I had never heard of the Chapman Stick or the Stickman before I was goofing around on Indi.com where they host all kinds of musical challenges (with cash prizes!). If you're especially good or unique, you might check that out.
Anyways, there was a contest going on for the best solo instrumentalist. Usually these end up going to someone playing the piano or the guitar, but there's no rules saying you have to play any specific instrument. You'll do the best if you can manage to play a melody, bass line, and some percussive aspect to help accentuate the rhythm.
This is why it was suprising that the winning submission this time was submitted by the Chapman Stick Stickman (say that five times fast)! He plays a very unique instrument indeed.
Check out the Stickman's prize earning performance below, which might also serve as your first introduction to the versatile chapman stick:
As he explains, his left hand plays the bass and chords while the right hand plays the melody and more chords. Add in some slapping and popping for your percussion and you're off to the races. It's an extremely sensitive electric instrument, allowing you to tap to create a lasting sustain more so than needing to pluck or pick like a guitar. It also doesn't hurt that this guy has essentially mastered the chapman stick as well as jazz in general.
I don't want to be presumptuous but my guess is most of us haven't heard of the Chapman Stick before. I hadn't, so I had to look it up and read about it so I could act like I know what I'm talking about here. Below is a clear picture of the thing, showing that it's not just some rare oddity but is being manufactured carefully and professionally.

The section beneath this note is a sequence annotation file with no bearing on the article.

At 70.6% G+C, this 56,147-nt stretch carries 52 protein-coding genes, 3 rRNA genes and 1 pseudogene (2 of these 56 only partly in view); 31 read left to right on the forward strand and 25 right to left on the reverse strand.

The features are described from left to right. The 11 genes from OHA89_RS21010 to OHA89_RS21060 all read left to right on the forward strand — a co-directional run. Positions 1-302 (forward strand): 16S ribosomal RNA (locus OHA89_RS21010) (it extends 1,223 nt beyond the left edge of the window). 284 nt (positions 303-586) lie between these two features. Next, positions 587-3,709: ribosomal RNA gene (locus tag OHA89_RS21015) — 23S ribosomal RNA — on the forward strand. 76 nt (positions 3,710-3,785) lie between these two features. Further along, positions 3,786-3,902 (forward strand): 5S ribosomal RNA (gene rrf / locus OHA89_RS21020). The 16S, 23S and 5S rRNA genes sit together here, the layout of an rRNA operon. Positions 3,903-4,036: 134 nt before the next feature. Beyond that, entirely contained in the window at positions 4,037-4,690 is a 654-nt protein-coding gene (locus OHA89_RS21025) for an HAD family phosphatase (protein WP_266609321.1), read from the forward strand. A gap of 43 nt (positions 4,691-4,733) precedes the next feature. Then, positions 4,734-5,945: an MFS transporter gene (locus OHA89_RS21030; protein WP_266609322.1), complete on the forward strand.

Here's the skinny:
Emmett Chapman invented this beast in the early 1970's. It's in the "guitar family" of the instrument family tree, typically has 10 or 12 strings, and is designed to be fully polyphonic and chordal through tapping instead of strumming.
What that means is, as seen in the video above, you can be a one man band and rip chords, bass lines, and melodies all at once. You're not limited to that role though. You can easily be a member of a normal band, but the difference is that you could fill many roles using this instrument where most are confined to one or two roles tops. What this means to me is you could be one heck of a hired gun, filling empty slots all of the local bands and charging an arm and a leg while you're at it.
You can get the real deal at www.Stick.com and read about our list of 21 other unusual instruments to learn to play. Some of them are too whacky to be played in the context of a group but there's quite a few on there that would set you apart in your community, guaranteeing you spots in some nice local bands.